In the end, twitter didn't force Mubarak to step down, it was the generals.
The situation had become unsustainable and, to quote Cromwell:
“you have been sat too long here for any good you have been doing. Depart, I say, and let us have done with you. In the name of god, go!.”
The point about the twitter revolutions is that twitter, along with facebook, and the other tools allows people to communicate and to spread the message, and that these services use the same infrastructure, the internet, as everything else necessary to enable an online society. And as the experiment of turning off the internet in Egypt showed, a modern society cannot function for long without the internet. ATM's, online banking, trade, orders, and the rest cannot work. One might as well have tried to stop people writing protest banners by taking away all the pens.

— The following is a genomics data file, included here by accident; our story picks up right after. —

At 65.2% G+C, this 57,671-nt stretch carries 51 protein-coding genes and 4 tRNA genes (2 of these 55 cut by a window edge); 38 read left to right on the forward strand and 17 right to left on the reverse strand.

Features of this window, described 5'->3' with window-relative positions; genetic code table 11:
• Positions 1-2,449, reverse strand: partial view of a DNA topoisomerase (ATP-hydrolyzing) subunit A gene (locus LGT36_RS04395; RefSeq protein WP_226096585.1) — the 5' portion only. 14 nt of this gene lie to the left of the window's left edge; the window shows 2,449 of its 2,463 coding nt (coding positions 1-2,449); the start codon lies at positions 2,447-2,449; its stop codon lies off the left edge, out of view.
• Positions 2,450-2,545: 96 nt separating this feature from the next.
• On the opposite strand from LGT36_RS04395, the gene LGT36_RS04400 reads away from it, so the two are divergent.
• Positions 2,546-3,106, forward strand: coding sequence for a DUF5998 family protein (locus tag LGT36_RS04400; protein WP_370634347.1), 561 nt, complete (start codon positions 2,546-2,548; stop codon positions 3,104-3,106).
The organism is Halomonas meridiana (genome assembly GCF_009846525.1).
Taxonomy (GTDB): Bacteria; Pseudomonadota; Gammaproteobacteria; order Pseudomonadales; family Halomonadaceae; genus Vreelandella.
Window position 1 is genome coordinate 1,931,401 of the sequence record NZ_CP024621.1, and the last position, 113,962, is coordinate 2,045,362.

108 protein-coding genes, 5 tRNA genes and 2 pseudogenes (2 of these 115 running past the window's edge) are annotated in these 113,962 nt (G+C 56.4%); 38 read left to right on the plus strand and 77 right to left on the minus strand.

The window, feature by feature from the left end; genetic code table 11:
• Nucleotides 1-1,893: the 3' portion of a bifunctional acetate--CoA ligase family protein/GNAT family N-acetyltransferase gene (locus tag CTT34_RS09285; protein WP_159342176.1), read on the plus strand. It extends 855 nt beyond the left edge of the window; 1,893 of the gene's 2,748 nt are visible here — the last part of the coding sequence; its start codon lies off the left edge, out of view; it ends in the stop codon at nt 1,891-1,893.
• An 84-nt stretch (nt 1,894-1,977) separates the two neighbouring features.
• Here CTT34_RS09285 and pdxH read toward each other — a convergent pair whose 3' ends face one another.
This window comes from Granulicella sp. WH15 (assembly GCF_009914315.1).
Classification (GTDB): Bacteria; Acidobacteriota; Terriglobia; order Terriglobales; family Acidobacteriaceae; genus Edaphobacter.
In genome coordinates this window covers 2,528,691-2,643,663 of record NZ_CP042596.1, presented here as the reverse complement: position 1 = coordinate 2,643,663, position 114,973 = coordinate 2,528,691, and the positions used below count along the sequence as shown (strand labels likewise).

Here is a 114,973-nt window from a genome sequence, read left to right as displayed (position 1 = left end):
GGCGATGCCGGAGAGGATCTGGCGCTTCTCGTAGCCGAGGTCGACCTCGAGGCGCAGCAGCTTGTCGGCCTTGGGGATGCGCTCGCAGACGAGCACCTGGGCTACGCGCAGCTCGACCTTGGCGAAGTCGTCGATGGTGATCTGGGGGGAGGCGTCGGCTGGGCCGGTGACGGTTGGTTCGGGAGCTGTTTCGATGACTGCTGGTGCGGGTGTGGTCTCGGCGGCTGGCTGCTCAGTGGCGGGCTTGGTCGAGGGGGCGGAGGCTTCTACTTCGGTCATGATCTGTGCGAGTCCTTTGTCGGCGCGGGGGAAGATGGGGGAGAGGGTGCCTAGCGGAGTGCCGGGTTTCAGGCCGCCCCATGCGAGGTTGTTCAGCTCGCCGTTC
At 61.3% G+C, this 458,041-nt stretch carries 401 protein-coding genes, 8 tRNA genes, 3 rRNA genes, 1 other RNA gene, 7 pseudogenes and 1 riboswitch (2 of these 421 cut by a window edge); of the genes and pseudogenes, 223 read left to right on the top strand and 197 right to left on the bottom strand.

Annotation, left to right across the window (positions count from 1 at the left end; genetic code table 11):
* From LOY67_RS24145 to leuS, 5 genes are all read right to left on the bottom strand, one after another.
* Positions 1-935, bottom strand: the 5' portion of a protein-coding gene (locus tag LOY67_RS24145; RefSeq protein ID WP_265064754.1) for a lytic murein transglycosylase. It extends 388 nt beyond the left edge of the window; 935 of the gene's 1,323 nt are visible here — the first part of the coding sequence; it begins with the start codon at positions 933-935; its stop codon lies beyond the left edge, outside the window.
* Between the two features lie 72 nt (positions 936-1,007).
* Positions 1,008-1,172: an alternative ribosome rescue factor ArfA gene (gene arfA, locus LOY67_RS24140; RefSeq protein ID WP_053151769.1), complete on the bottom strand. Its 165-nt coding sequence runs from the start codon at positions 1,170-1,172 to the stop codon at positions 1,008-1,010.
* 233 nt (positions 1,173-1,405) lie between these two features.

In the old Soviet Union, the photocopiers were guarded to prevent their 'misuse', just as in early modern England (and quite a few other places) printers were licensed to stop unhelpful pamphlets being printed and circulated. Twitter facilitated the protest by allowing the angry and the disenfranchised to communicate and organise.
If they had not been angry, or if most people had been content, Mubarak would still be president.
Twitter allows people to give voice to their discontents. To quote Cromwell again:
Do not trust the cheering, for those persons would shout as much if you or I were going to be hanged.
Once something has been done once it can be done again.